Dehler Park, Billings, Montana

Dehler Park, Billings, MONTANA

Number of states: still 32
States to go:  still 18Number of Games:  1
First game:  July 4, 2013 (Billings Mustangs 6, Missoula Osprey 2)

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On a hot 4th of July–the 10th anniversary of the first of my minor league travels–I

arrived at Billings with family in tow.  There, I found an absolute jewel of a ballpark nestled against the Rocky Mountains.

Dehler Park passes the main test I have for all ballparks: the is-there-any-question-where-you-are test.  The instant one walks through the home-plate gate, one is faced by what Wikipedia tells me is the “Rimrocks,” a 500-800 foot cliff that skirts Billings’ north and east sides.  It’s a flat-out gorgeous view that occupies my mind during slow points in the baseball.

On top of that, Billings does incredibly well with its baseball history.  The Mustangs’ 40-year affiliation with the Reds certainly helps.  Dehler Park seemed to focus a bit more on recent Mustangs

 than more distant ones (I saw huge tributes to Jay Bruce and Joey Votto prominently displayed), but not exclusively: the program celebrated more distant history.  Dave McNally’s statue greets fans as they enter the stadium, and the plaque lists his accomplishments as a Billings Little Leaguer more prominently than his Major League exploits.  I like that.  There is also significant love for Ed Bayne, a legendary local American Legion coach from the middle of the 20th century.  I love that these two locals are treated as practically equals, and that my 4-year-old could literally shake hands with the Bayne photo (Bayne also gets a good deal of love in the Billings American Legion Hall of Fame inside the stadium).

Lineups were prominently displayed, which came in handy for Steven as he wrote down the lineups before the game (this always gets looks).  More importantly, Billings has what I most like at any level of ballpark: the ability to circumnavigate the park without ever surrendering the view of the field.  Some locally appropriate fare was available (but no thank you to Rocky Mountain oysters, okay?), and those mountains…oh, yes,

those mountains.  I liked how the ballpark kept standings for the Pioneer League on a flagpole in center field, much like at Wrigley Field or (horizontally) at Safeco Field.  Keeping an eye on your own league and taking pride/focus in the minors, rather than just the majors, scores points for me.  And the concourse was popular on this particular afternoon.  Some of this was that people were gathering back by the concession stands’ edifices to get a little shade.  My wife remarked, however, that people past the left-field wall were awfully good-looking to be gathered in one place: that the Mustangs seemed to have created a pretty cool place for beautiful people to gather for a holiday.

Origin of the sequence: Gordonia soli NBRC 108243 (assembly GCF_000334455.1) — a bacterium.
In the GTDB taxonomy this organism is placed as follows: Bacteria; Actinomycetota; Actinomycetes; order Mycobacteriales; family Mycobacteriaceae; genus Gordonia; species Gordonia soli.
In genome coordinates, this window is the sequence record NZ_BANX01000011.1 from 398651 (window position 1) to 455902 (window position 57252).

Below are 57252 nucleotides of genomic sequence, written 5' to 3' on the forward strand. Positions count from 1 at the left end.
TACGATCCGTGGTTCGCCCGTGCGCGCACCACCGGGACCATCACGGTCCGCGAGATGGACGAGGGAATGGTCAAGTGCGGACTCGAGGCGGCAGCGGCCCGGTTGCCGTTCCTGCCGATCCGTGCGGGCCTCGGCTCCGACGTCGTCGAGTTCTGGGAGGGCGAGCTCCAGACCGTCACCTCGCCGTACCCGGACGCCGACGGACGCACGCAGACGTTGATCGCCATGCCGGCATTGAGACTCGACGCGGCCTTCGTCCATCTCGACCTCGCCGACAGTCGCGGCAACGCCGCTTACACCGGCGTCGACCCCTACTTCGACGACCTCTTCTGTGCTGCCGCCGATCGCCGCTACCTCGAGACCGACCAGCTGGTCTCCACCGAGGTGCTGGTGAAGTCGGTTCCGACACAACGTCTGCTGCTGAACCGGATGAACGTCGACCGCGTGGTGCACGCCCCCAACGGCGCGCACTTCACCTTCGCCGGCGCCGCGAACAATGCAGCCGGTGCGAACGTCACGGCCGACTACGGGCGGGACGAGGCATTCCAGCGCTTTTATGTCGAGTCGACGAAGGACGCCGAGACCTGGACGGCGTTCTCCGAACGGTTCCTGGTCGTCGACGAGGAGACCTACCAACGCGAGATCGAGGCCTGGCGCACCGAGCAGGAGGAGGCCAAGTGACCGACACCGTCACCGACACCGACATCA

I think this might be related to my very small quibble with the park: it was run a little too slickly for my

 tastes, at least in the very-low minors.  There were no on-field promotions that I recall, and everything in the design was out of central casting for the gleaming-new-minor-league-ballpark-of-the-early-21st-century that has popped up everywhere.  I’d like for them to let their hair down a little—a little—and allow  themselves to celebrate a little wackiness every now and then.  I wondered a little bit whether Billings’ status as the largest city in Montana required them to show a little more reserve than their competitors in Helena, Great Falls, and Missoula.  And make no mistake: anything (including an anesthetic-free root canal) is preferable to the abomination of volume and horror that was Missoula.  But I feel like the Mustangs were reserved to the precipice of stuffiness.  I would like to see them embrace just a little more of a low-minors “what the hell” attitude.

But this is a quibble.  If I could make all 38 games here every year, I certainly would.  As it is, I will have it on the short list of ballparks to return to if ever I’m zipping across I-90.  You should have it there as well.

BALLPARK SCORE:

Regional Feel:  9.5/10

Total home run here.  The Mustangs celebrate Montana baseball history unabashedly and enthusicastically.  They look back on the history of their team with passion.  And man oh man, but that view of the Rimrocks is fabulous.

Charm: 4/5

Gorgeous, but a little too slick for a perfect score.

Spectacle 2.5/5

I remember no promotions.  In a way, I like that, but in a way, I miss it.

Team mascot/name  2.5/5

Couldn’t find Homer in the crowd, but here he is anthropomorphized into a bouncy-house.  I don’t mind the Mustangs name, but Homer would be the #1 Mascot name on Family Feud, so I can’t go too high here.  That and, again, I didn’t see him.